Tuesday, December 02, 2008

Heating your house

Two Children Bring Home a Barrow-Load of Firewood for the Christmas Fire by E. Blume
Two Children Bring Home a Barrow-Load of Firewood for the Christmas Fire

As far as the heating challenge is concerned, we are in month 2 without central heating. The children have their incentive payments to consider and have adapted well to the new setup.

What follows is a practical list of short and long term solutions to cutting the need and the cost for heating :

The emphasis is on conserving energy ( reducing consumption) and maximising savings on the cost of energy.

Ensure that the house is insulated and that windows and doors are draught proof.
Place a thermometer in your main room and try and keep the temperature at between 65 and 70f or 18 and 21 Celsius.

I am not sure on the science behind this but heating for short periods all winter through makes the boilers work very hard and you just about heat the air and take the chill off.If you put your central heating on, put it on constant for 12 hours ( not at night) and then switch to timed in short bursts throughout the day ,the temperature will remain at a constant level and the boiler does not have to work hard to maintain the temperature. It requires experimenting with in your home with your particular heating system.

Dress adequately. Our teenage son often complains that it is cold but turns up in his shirt and flip flops. It is of course not cool to wear anything else...... Heat yourself first and then the room.

Woodburners are an effective method of heating large open spaces. Make sure the wood is dry and stockpiled over the summer months. The woodburner also heats the kettle on top so we no longer need to boil a kettle for that very important cup of tea. The air dries out quite a bit with the woodburner but drying clothes in the same room overnight tends to counteract that quite effectively. To heat several rooms with the woodburner we apply the principle that when you create an air current, the hot air goes up and cold air rushes in to replace it. We can heat the downstairs of the house quite effectively with the woodburner and the upstairs lounge by keeping the door at the top of the stairs open.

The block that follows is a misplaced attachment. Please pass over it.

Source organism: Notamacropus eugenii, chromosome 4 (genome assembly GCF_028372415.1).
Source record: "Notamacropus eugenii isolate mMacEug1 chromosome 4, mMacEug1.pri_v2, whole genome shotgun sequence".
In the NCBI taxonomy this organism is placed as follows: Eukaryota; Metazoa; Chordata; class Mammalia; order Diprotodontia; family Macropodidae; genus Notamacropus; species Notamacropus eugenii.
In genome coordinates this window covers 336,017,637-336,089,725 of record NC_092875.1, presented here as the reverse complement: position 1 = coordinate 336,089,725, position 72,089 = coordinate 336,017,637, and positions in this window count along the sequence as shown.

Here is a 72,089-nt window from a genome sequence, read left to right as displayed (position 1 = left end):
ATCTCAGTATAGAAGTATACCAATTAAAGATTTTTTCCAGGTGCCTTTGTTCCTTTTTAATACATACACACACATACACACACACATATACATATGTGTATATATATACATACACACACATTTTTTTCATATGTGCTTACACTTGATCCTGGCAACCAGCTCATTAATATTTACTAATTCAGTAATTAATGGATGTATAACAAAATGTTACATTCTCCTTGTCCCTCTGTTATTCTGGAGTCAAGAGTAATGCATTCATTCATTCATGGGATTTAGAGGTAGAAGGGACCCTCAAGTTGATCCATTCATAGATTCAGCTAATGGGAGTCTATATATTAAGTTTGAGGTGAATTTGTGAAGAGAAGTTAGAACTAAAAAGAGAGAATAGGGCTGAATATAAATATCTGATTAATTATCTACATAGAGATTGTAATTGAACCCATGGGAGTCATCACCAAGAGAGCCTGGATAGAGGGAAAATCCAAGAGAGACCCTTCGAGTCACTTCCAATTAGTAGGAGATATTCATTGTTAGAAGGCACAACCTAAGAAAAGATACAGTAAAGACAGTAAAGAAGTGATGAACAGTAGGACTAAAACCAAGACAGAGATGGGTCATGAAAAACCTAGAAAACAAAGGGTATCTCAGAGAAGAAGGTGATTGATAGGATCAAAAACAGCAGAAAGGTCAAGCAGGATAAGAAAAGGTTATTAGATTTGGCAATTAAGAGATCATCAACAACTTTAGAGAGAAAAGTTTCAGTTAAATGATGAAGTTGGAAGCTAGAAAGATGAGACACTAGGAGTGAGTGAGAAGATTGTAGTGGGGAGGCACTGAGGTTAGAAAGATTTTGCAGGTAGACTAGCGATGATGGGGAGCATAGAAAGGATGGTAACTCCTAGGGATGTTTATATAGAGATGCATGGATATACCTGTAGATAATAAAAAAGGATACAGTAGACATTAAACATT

Heat the rooms you use. Our bedrooms are not heated, nor are the corridors. The bathroom is currently unheated apart from a towel rail as I dislike damp towels and that is probably the only room we really feel the chill. It also cuts down on the time spent in the shower.

Purchase your heating oil or gas in the summer if you are on liquid gas and oil. Shop around for the best price of gas and electric. We purchase a load of logs at the end of August and at the beginning of January which carries us through the winter. Our lean to conservatory in winter doubles up as the log store. We also are not too proud to use any cuttings from shrubs saved over the summer( they need to dry out) branches found on walks, fallen down trees and old kitchen cabinets that are going free on free cycle. ( You need a jigsaw saw or other type of saw to cut these up into smaller pieces).

No need to use a shredder for personal information. All such items can be scrunched up into small balls and make effective firelighters. Shop paper towels and toilet rolls are used in the compost bin but we also have a paper bin next to the fire for anything that is paper related.

The savings we are making are being used to improve insulation of both the house and ourselves, give a proportion to the children and save the rest. This year we will effectively insulate the roof based on the savings made of not using central heating throughout the winter. The only exception we will make will be the 14 days around the holiday season when we have guests.

When you visit other people's homes you need to dress down again. We went for supper at a friend's house and literally got too red for comfort. From this we noticed that we had acclimatised to a lower temperature and were finding a centrally heated home with open fire just too much.

If you cannot afford to heat your home, spend time in the library and other free public places as they get heated. The library is a good place to sit and read in comfort. Be warned that spending time in heated places will make you feel the cold when you get back home.

Take a walk each day to boost your circulation. When you come back from a walk in the cold air, you immediately feel warm coming home.

The important thing is not about depravation of heat but about finding what level of heat is sensible and healthy for you. If you are active and young you are less likely to feel as cold as a housebound elderly person who moves slowly and whose metabolism is slower. In essence it is about balancing your needs with the resources available. Many older people worry about the cost of heating their homes. The smaller the home, the more your money will stretch.


Anonymous said...

One economy you don't mention is that people who use oil for their heating should club together to bulk buy. This can provide a significant price discount.

Anne said...

Excellent point Thank You

timx said...

By the way, I didn't mean to be 'anonymous'!